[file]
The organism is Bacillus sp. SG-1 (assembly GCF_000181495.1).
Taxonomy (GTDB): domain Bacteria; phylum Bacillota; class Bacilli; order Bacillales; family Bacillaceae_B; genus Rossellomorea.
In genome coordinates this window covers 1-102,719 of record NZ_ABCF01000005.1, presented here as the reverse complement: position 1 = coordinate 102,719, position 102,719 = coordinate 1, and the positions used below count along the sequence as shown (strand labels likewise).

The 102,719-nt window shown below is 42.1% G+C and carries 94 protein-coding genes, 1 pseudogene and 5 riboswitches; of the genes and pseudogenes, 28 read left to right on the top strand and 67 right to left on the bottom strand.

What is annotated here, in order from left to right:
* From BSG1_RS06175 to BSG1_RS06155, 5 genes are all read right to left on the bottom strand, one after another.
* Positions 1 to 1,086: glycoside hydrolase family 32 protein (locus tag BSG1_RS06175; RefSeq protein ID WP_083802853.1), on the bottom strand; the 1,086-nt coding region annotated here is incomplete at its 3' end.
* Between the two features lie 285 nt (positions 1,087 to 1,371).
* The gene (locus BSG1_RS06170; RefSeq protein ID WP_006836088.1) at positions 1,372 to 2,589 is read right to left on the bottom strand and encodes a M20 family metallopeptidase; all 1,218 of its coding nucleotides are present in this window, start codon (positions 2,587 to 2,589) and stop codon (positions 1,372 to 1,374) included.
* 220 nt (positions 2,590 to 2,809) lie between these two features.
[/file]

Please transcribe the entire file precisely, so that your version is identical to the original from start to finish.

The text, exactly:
The organism is Bacillus sp. SG-1 (assembly GCF_000181495.1).
Taxonomy (GTDB): domain Bacteria; phylum Bacillota; class Bacilli; order Bacillales; family Bacillaceae_B; genus Rossellomorea.
In genome coordinates this window covers 1-102,719 of record NZ_ABCF01000005.1, presented here as the reverse complement: position 1 = coordinate 102,719, position 102,719 = coordinate 1, and the positions used below count along the sequence as shown (strand labels likewise).

The 102,719-nt window shown below is 42.1% G+C and carries 94 protein-coding genes, 1 pseudogene and 5 riboswitches; of the genes and pseudogenes, 28 read left to right on the top strand and 67 right to left on the bottom strand.

What is annotated here, in order from left to right:
* From BSG1_RS06175 to BSG1_RS06155, 5 genes are all read right to left on the bottom strand, one after another.
* Positions 1 to 1,086: glycoside hydrolase family 32 protein (locus tag BSG1_RS06175; RefSeq protein ID WP_083802853.1), on the bottom strand; the 1,086-nt coding region annotated here is incomplete at its 3' end.
* Between the two features lie 285 nt (positions 1,087 to 1,371).
* The gene (locus BSG1_RS06170; RefSeq protein ID WP_006836088.1) at positions 1,372 to 2,589 is read right to left on the bottom strand and encodes a M20 family metallopeptidase; all 1,218 of its coding nucleotides are present in this window, start codon (positions 2,587 to 2,589) and stop codon (positions 1,372 to 1,374) included.
* 220 nt (positions 2,590 to 2,809) lie between these two features.